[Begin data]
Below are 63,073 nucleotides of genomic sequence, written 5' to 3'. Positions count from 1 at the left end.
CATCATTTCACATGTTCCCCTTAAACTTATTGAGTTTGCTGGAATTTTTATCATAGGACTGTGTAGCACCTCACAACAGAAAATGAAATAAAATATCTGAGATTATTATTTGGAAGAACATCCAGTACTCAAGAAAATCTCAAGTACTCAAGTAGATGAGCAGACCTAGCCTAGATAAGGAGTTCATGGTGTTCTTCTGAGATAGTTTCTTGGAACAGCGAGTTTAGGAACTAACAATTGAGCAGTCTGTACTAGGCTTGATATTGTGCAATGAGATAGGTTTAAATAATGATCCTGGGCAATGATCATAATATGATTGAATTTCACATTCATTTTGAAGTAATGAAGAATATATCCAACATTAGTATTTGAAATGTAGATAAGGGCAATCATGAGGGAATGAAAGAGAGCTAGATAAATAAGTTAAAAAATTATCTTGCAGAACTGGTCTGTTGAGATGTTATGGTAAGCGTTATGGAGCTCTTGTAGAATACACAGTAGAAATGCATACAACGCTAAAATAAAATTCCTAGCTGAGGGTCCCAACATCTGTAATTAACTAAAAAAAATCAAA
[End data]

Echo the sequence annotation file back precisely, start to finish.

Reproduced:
Below are 63,073 nucleotides of genomic sequence, written 5' to 3'. Positions count from 1 at the left end.
CATCATTTCACATGTTCCCCTTAAACTTATTGAGTTTGCTGGAATTTTTATCATAGGACTGTGTAGCACCTCACAACAGAAAATGAAATAAAATATCTGAGATTATTATTTGGAAGAACATCCAGTACTCAAGAAAATCTCAAGTACTCAAGTAGATGAGCAGACCTAGCCTAGATAAGGAGTTCATGGTGTTCTTCTGAGATAGTTTCTTGGAACAGCGAGTTTAGGAACTAACAATTGAGCAGTCTGTACTAGGCTTGATATTGTGCAATGAGATAGGTTTAAATAATGATCCTGGGCAATGATCATAATATGATTGAATTTCACATTCATTTTGAAGTAATGAAGAATATATCCAACATTAGTATTTGAAATGTAGATAAGGGCAATCATGAGGGAATGAAAGAGAGCTAGATAAATAAGTTAAAAAATTATCTTGCAGAACTGGTCTGTTGAGATGTTATGGTAAGCGTTATGGAGCTCTTGTAGAATACACAGTAGAAATGCATACAACGCTAAAATAAAATTCCTAGCTGAGGGTCCCAACATCTGTAATTAACTAAAAAAAATCAAA